A Winter Solstice Tradition - Make a Fruit Wreath for the Animals
Helping Fellow Creatures Survive
Create a Solstice Wreath
On December 23rd, my daughter and I made ornaments from the simple gifts of nature. To decorate a small bird house, we used tree bark, broken bits of tree branches, fruit, dried flowers, beans, seeds, and cinnamon sticks. We also decorated a pine cone and a wooden bear ornament.
In addition to the ornaments, we made a gift to give the birds and other critters that live around us. Our feathered and furry friends have less daylight this week, the darkest week of the year, for finding food. They need our help, and deserve a gift in return for the beautiful songs they sing to us and the lovely ways they entertain us all year long. This gift was a fruit wreath of a very simple design.
Why make a gift of food to the birds and other wild animals?
Long ago, when more of the human population lived close to the earth, and celebrated the food they harvested, they were deeply aware of their connection to the natural world. They observed the changing of the seasons and the progression of the cycle of life each year, and lived their lives in response to them. All of their needs were provided by the natural world, and thus all of their possessions were made with natural objects, such as animal skins, meat, milk, honey, fruits, and vegetables. Humans respected nature because they knew that this respect was necessary for their survival. During certain festivals, they helped heir furry and feathered friends by feeding them extra food to help with their survival.
Many people are still drawn to have natural objects around our homes because these objects remind us of our deep connection with and dependence on nature, despite the level of technological convenience that we enjoy. We can support our wild furry and feathered friends by helping them survive. We can leave seeds, nuts, and nectar for them to feast upon while we are feasting in celebration of what they have given us. Once the harvest has been eaten, shared, and/or stored, the frosts have covered the fields and even humans have settled into a state of hibernation from the usual flurry of activity of the brighter months, the creatures of the natural world, who give us gifts and entertain us, need help finding food themselves. Let us share our bounty with gratitude by making something that they can feast upon, too.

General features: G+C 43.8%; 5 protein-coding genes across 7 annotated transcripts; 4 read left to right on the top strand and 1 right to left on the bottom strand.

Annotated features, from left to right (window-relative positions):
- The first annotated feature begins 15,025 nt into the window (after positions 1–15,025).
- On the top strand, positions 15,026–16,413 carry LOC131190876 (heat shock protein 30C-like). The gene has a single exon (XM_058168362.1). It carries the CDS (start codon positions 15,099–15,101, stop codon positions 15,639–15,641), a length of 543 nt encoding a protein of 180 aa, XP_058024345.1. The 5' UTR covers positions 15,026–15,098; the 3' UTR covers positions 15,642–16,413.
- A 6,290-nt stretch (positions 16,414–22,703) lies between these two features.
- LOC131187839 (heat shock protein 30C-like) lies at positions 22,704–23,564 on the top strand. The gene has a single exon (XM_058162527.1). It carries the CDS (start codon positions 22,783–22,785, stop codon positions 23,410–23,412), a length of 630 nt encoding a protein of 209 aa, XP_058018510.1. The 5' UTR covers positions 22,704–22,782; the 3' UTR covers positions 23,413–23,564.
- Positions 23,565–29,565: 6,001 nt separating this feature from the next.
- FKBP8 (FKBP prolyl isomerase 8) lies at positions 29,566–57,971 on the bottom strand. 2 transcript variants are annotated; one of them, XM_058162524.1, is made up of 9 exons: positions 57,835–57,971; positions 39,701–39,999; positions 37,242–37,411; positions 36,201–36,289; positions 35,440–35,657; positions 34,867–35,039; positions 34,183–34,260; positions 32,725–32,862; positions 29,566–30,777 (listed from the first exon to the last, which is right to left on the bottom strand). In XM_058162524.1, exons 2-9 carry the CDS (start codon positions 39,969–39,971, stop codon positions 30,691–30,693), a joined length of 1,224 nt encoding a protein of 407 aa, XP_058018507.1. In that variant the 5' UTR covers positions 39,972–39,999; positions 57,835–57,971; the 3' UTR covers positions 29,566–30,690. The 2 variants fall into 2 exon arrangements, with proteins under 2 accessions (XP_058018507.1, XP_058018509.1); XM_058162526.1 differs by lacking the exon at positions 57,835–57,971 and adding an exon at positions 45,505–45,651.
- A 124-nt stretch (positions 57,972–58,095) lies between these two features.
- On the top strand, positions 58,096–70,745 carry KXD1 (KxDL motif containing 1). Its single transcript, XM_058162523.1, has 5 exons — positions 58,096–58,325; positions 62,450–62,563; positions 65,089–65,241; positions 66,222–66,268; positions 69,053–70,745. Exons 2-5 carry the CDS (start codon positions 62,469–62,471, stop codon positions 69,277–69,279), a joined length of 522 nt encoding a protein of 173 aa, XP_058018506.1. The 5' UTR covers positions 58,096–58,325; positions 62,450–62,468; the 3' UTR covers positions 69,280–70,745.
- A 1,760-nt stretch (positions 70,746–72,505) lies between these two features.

Honor all the seasons of Mother Earth
A book full of ideas for honoring Mother Earth during all of her seasons.
Craft wire for stringing the fruit together and tying it on a tree branch
1. Keep cranberries whole, but cut the rest of the fruit into small pieces, and pop the corn.
2. Cut craft wire with a set of pliers or wire cutters, about 2 or 3 feet in length.
3. String wire through the berries, fruit pieces, and popcorn until the length of the wire has been covered.
4. Tie the ends of the wire together to make a circle, and place your fruit wreath over the branch of a tree in your yard.
5. Watch and listen for the birds as they thankfully feast on the gift you have given them.
Merry Solstice and Happy Yule to all!
Learning Respect for Nature Begins Early
Extending the Classroom
We can continue exposing our children to experiences that will impress upon them the importance of the natural world in their lives. The more they learn about the interdependence between humanity and the natural world the more they will come to appreciate the importance of every species on the planet. Every being lives on Earth for a reason and the natural world deserves our protection.
Camps that Increase Emotional Intelligence
Part of the development of emotional intelligence is the experience of empathy between people, and that which humans extend to the world around them. This usually takes the form of affection toward pets, which is good start.
Many other species that inhabit the natural world also deserve our respect. Some may seem scary, but they affect our environment and their presence is important to the survival of our planet. Let us show our children how much we value these species by advocating for their survival. The best choice for a summer camp experience may be the one that models those values and inspires our children to adopt them, too.
Places where children learn to love nature ~
- Hands-On Nautre
Home Page for the Nature Education program in Berlin, MA that we love to participate in most as a home-schooling family.
- Earthways Nature Education
Home Page for a nature education program located in the state of Washington.
- Children of the Earth Foundation
This program is also located in New England, and has multiple programs for young children to young adults.
© 2011 Karen Szklany Gault
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